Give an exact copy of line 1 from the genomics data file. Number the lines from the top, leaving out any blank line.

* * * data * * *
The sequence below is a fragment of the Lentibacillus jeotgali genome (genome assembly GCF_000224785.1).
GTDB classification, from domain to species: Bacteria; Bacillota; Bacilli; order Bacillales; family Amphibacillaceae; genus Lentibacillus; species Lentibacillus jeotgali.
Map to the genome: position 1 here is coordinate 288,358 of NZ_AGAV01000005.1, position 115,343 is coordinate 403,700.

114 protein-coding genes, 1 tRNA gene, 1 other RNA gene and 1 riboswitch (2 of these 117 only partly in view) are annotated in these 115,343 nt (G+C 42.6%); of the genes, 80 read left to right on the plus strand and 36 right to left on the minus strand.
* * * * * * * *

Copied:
The sequence below is a fragment of the Lentibacillus jeotgali genome (genome assembly GCF_000224785.1).